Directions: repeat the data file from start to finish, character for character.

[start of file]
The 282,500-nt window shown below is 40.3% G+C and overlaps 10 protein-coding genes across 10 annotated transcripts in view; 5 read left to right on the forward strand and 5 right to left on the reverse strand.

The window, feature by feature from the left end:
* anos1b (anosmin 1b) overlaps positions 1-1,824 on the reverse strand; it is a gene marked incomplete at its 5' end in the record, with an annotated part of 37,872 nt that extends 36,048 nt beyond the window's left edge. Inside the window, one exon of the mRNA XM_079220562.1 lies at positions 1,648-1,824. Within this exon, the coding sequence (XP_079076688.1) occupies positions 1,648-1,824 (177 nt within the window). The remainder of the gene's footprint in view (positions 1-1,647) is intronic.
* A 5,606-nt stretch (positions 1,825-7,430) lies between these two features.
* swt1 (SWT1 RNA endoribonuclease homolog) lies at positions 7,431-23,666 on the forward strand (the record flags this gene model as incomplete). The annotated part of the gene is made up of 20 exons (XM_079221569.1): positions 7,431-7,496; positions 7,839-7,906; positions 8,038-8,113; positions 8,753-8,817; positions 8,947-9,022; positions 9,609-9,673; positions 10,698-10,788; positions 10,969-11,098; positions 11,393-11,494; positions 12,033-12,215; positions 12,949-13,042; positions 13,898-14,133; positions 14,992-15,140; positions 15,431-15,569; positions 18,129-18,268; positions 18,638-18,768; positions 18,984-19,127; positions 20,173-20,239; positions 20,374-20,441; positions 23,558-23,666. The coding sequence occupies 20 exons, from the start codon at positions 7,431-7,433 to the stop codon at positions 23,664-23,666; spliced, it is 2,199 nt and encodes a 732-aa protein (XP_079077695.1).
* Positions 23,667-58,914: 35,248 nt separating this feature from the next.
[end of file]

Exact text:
The 282,500-nt window shown below is 40.3% G+C and overlaps 10 protein-coding genes across 10 annotated transcripts in view; 5 read left to right on the forward strand and 5 right to left on the reverse strand.

The window, feature by feature from the left end:
* anos1b (anosmin 1b) overlaps positions 1-1,824 on the reverse strand; it is a gene marked incomplete at its 5' end in the record, with an annotated part of 37,872 nt that extends 36,048 nt beyond the window's left edge. Inside the window, one exon of the mRNA XM_079220562.1 lies at positions 1,648-1,824. Within this exon, the coding sequence (XP_079076688.1) occupies positions 1,648-1,824 (177 nt within the window). The remainder of the gene's footprint in view (positions 1-1,647) is intronic.
* A 5,606-nt stretch (positions 1,825-7,430) lies between these two features.
* swt1 (SWT1 RNA endoribonuclease homolog) lies at positions 7,431-23,666 on the forward strand (the record flags this gene model as incomplete). The annotated part of the gene is made up of 20 exons (XM_079221569.1): positions 7,431-7,496; positions 7,839-7,906; positions 8,038-8,113; positions 8,753-8,817; positions 8,947-9,022; positions 9,609-9,673; positions 10,698-10,788; positions 10,969-11,098; positions 11,393-11,494; positions 12,033-12,215; positions 12,949-13,042; positions 13,898-14,133; positions 14,992-15,140; positions 15,431-15,569; positions 18,129-18,268; positions 18,638-18,768; positions 18,984-19,127; positions 20,173-20,239; positions 20,374-20,441; positions 23,558-23,666. The coding sequence occupies 20 exons, from the start codon at positions 7,431-7,433 to the stop codon at positions 23,664-23,666; spliced, it is 2,199 nt and encodes a 732-aa protein (XP_079077695.1).
* Positions 23,667-58,914: 35,248 nt separating this feature from the next.